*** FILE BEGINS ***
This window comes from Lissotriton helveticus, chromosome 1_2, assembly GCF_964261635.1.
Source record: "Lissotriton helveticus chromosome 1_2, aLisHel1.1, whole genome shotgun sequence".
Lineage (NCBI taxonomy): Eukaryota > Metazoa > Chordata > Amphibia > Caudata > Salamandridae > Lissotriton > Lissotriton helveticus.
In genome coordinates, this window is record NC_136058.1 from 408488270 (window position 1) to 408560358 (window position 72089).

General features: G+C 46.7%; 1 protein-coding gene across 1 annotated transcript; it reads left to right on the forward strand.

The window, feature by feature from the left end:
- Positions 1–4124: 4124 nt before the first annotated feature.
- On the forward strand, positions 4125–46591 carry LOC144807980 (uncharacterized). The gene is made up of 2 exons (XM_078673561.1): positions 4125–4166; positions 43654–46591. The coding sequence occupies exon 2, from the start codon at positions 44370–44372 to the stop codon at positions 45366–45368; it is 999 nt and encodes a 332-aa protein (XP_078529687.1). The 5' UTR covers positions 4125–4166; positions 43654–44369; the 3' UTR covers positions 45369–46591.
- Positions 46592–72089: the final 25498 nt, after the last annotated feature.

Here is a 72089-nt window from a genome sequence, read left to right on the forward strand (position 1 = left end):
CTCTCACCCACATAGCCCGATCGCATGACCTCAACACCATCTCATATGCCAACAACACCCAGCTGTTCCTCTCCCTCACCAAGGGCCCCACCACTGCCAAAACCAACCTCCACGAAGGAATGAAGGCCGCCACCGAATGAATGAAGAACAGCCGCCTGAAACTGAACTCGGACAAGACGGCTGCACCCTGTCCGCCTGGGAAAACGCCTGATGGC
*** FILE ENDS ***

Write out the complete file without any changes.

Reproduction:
This window comes from Lissotriton helveticus, chromosome 1_2, assembly GCF_964261635.1.
Source record: "Lissotriton helveticus chromosome 1_2, aLisHel1.1, whole genome shotgun sequence".
Lineage (NCBI taxonomy): Eukaryota > Metazoa > Chordata > Amphibia > Caudata > Salamandridae > Lissotriton > Lissotriton helveticus.
In genome coordinates, this window is record NC_136058.1 from 408488270 (window position 1) to 408560358 (window position 72089).

General features: G+C 46.7%; 1 protein-coding gene across 1 annotated transcript; it reads left to right on the forward strand.

The window, feature by feature from the left end:
- Positions 1–4124: 4124 nt before the first annotated feature.
- On the forward strand, positions 4125–46591 carry LOC144807980 (uncharacterized). The gene is made up of 2 exons (XM_078673561.1): positions 4125–4166; positions 43654–46591. The coding sequence occupies exon 2, from the start codon at positions 44370–44372 to the stop codon at positions 45366–45368; it is 999 nt and encodes a 332-aa protein (XP_078529687.1). The 5' UTR covers positions 4125–4166; positions 43654–44369; the 3' UTR covers positions 45369–46591.
- Positions 46592–72089: the final 25498 nt, after the last annotated feature.

Here is a 72089-nt window from a genome sequence, read left to right on the forward strand (position 1 = left end):
CTCTCACCCACATAGCCCGATCGCATGACCTCAACACCATCTCATATGCCAACAACACCCAGCTGTTCCTCTCCCTCACCAAGGGCCCCACCACTGCCAAAACCAACCTCCACGAAGGAATGAAGGCCGCCACCGAATGAATGAAGAACAGCCGCCTGAAACTGAACTCGGACAAGACGGCTGCACCCTGTCCGCCTGGGAAAACGCCTGATGGC